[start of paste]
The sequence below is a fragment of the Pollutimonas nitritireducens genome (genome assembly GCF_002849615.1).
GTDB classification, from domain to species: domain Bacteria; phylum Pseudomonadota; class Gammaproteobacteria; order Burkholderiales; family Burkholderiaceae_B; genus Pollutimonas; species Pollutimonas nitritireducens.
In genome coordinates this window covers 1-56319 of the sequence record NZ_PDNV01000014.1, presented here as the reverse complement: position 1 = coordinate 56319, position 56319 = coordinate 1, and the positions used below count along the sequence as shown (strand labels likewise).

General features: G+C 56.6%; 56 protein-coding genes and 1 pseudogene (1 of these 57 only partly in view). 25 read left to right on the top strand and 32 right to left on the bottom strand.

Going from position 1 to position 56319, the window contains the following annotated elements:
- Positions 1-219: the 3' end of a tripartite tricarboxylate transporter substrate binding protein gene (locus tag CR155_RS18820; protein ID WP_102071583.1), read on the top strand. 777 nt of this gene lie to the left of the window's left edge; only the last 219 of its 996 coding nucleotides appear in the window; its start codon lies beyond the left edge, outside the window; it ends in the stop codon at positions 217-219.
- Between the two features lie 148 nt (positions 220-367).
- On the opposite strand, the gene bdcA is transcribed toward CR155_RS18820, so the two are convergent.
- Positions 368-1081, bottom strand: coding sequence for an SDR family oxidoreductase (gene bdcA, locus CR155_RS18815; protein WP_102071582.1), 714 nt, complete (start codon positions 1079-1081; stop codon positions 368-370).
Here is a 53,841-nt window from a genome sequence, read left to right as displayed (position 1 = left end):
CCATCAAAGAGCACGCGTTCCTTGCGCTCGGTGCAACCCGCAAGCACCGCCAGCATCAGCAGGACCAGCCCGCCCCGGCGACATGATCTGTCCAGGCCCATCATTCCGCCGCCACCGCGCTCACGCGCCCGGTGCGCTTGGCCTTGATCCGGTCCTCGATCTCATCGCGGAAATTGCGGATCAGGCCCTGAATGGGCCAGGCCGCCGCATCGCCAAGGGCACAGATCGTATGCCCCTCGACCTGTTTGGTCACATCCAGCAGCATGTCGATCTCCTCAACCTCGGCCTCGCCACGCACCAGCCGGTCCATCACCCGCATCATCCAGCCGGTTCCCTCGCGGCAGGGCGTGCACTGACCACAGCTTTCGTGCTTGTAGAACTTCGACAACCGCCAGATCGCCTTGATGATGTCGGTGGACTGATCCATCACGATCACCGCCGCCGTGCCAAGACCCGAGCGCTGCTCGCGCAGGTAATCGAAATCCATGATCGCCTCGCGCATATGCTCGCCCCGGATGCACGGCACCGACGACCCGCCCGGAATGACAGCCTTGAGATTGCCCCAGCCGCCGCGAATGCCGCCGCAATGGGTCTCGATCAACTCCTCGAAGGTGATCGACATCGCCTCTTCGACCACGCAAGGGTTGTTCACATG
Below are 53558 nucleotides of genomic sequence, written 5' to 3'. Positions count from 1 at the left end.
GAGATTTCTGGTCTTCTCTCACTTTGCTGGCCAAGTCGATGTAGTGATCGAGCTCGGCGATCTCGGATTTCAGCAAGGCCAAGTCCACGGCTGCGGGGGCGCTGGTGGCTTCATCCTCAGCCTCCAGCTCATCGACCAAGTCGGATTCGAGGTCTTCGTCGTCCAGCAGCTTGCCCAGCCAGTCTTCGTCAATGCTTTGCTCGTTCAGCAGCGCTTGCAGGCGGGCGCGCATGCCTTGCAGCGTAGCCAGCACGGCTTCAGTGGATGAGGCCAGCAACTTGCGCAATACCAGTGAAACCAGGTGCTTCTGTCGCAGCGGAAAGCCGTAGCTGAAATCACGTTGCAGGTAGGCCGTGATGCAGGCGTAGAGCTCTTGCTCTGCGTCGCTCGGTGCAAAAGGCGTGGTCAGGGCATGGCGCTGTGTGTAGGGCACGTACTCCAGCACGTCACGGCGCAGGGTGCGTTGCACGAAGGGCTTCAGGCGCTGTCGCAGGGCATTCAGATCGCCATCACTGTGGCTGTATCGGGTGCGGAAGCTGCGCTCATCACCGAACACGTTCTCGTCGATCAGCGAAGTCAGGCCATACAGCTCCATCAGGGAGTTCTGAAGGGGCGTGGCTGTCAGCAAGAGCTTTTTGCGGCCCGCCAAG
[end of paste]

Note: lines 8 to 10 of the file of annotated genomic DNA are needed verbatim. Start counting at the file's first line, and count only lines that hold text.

- On the opposite strand, the gene bdcA is transcribed toward CR155_RS18820, so the two are convergent.
- Positions 368-1081, bottom strand: coding sequence for an SDR family oxidoreductase (gene bdcA, locus CR155_RS18815; protein WP_102071582.1), 714 nt, complete (start codon positions 1079-1081; stop codon positions 368-370).
Here is a 53,841-nt window from a genome sequence, read left to right as displayed (position 1 = left end):